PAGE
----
The passage of the Stewart B. McKinney Homeless Assistance Act in 1987 began a process of federal influence into local efforts to address homelessness in communities, eventually requiring community collaboration and the complete systemization of homelessness services (Watson 1996). Over several decades, federal initiatives encountered disparate local organizations pursuing incompatible approaches to mitigating homelessness. System builders had to contend with constituent programs deeply divided about philosophy and practice, usually according to their secular or religious purposes. While most secular organizations adjusted readily to federal mandates, many Protestant, evangelical organizations balked. Federal funds were predicated on broad collaboration, but if system builders pushed federal requirements on these faith-based organizations (FBOs) too assiduously they risked losing necessary service partners.
Strategies such as the utilization of a singular definition of homelessness, a community goal of “ending homelessness,” (NAEH, 2001), systemic implementation of “best practices” (Colangelo 2004; NAEH 2006), and the adoption of a “Housing First” approach (Tsemberis, Gulcur & Nakae 2004; Gulcur et al., 2007; Tsemberis 2010) required that communities facilitate systemic collaboration. Evangelical Faith-Based Organizations [EFBOs] are much less likely than their mainstream counterparts to seek public funds or collaborate with government or secular agencies (Ebaugh, Chafetz & Pipes 2006), and often celebrate aims other than meeting the direct needs of clients’ basic needs, such as spiritual transformation (Sager 2011). As a result, it was necessary to implement particular strategies over time to overcome serious ideological, financial, and practice differences. In this historical qualitative case study, I explored one community’s experience in navigating the integration of disparate homelessness services providers across sectarian divisions.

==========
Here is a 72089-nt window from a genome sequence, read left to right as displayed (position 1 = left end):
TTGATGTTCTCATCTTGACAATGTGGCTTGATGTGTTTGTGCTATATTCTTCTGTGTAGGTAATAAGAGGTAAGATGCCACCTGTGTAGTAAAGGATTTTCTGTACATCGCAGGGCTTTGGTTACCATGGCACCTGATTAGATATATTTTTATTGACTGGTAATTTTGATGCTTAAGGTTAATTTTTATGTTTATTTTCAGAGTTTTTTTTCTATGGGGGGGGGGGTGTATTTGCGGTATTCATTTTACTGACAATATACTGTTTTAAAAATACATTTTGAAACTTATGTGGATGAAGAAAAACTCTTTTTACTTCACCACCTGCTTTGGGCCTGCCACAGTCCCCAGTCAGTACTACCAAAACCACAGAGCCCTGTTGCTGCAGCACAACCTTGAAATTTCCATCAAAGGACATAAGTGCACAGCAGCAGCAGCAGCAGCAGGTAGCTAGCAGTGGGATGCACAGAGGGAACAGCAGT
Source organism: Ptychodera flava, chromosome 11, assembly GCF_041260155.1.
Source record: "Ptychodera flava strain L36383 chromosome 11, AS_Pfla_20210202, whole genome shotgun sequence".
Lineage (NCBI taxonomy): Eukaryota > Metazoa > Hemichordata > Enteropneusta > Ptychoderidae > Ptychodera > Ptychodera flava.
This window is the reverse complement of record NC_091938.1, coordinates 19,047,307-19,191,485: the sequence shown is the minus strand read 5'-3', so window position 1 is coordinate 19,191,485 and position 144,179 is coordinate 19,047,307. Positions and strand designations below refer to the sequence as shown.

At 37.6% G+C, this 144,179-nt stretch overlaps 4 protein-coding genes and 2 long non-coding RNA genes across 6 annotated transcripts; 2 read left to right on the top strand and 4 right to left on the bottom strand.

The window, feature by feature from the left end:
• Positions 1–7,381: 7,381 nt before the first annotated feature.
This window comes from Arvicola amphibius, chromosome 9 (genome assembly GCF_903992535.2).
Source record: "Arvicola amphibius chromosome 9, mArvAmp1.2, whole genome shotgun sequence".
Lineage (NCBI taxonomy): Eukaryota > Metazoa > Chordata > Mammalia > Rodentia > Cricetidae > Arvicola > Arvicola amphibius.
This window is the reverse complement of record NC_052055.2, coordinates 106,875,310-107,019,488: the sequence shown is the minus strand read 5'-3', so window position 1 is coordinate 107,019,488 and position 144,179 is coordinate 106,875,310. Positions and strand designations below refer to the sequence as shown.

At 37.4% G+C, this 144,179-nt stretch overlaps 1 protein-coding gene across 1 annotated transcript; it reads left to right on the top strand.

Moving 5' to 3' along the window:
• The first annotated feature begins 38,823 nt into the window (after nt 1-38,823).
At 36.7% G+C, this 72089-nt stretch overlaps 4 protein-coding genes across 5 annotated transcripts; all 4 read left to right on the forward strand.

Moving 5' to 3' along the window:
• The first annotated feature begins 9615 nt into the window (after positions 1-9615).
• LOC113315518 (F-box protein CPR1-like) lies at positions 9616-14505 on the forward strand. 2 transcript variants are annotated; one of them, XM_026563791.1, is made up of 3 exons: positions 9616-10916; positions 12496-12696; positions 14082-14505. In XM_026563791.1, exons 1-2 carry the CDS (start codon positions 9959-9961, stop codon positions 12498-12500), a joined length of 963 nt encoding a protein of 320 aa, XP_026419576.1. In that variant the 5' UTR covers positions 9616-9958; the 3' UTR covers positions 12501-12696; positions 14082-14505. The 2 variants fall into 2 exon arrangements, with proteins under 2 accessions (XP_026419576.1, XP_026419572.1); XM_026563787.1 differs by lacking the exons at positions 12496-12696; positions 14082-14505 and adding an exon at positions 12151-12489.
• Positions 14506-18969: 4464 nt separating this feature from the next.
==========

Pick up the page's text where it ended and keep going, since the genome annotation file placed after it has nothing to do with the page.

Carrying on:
This was an historical case study that used semi-structured qualitative interviews to implore how one county systematized homelessness services between secular and sectarian service providers. A combination of purposive and snowball sampling were employed to identify useful informants. A total of 33 qualitative interviews were conducted over a six-month period. Interviews lasted approximately 60-90 minutes, were audio recorded, and transcribed by hand. Relevant documentation (reports, meeting minutes etc.) was collected to triangulate the data generated by the interviews. Transcriptions and other documentation were uploaded to Nvivo for analysis using a grounded theory approach. Line-by-line coding produced over 200 unique codes, which were collapsed into major themes from the study.
Findings from the study revealed points of resistance between HUD-funded secular agencies attending to homelessness and non-HUD funded organizations, including differences in ideology about the nature of homelessness and the possibility of ending it, and resistance to several “best practices,” such as the Housing First approach. Emerson County was able to overcome these points of serious resistance through targeted strategies of empathizing with organizational interests, using tactical messaging, and facilitating collaboration through the use of individuals who were perceived to have “a foot in both worlds.”
Conclusions & Implications
This presentation will share the results of an historical case study of system building in homelessness services that identified tactical strategies for secular and sectarian collaboration across difference.